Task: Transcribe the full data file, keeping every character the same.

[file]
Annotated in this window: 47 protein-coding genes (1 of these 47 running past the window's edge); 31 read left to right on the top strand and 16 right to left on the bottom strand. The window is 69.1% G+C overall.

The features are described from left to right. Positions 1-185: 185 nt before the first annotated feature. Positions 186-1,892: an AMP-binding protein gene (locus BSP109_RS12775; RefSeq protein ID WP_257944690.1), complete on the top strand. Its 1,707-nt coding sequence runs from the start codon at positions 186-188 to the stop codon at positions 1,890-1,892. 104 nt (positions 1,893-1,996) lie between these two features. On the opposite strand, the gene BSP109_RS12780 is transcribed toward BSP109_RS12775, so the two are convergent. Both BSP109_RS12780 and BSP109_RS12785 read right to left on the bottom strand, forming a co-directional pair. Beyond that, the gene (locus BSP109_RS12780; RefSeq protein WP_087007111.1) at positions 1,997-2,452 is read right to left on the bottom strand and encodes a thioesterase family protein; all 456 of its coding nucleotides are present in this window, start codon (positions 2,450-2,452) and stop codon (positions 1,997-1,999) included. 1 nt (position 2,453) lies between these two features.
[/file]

Annotated in this window: 47 protein-coding genes (1 of these 47 running past the window's edge); 31 read left to right on the top strand and 16 right to left on the bottom strand. The window is 69.1% G+C overall.

The features are described from left to right. Positions 1-185: 185 nt before the first annotated feature. Positions 186-1,892: an AMP-binding protein gene (locus BSP109_RS12775; RefSeq protein ID WP_257944690.1), complete on the top strand. Its 1,707-nt coding sequence runs from the start codon at positions 186-188 to the stop codon at positions 1,890-1,892. 104 nt (positions 1,893-1,996) lie between these two features. On the opposite strand, the gene BSP109_RS12780 is transcribed toward BSP109_RS12775, so the two are convergent. Both BSP109_RS12780 and BSP109_RS12785 read right to left on the bottom strand, forming a co-directional pair. Beyond that, the gene (locus BSP109_RS12780; RefSeq protein WP_087007111.1) at positions 1,997-2,452 is read right to left on the bottom strand and encodes a thioesterase family protein; all 456 of its coding nucleotides are present in this window, start codon (positions 2,450-2,452) and stop codon (positions 1,997-1,999) included. 1 nt (position 2,453) lies between these two features.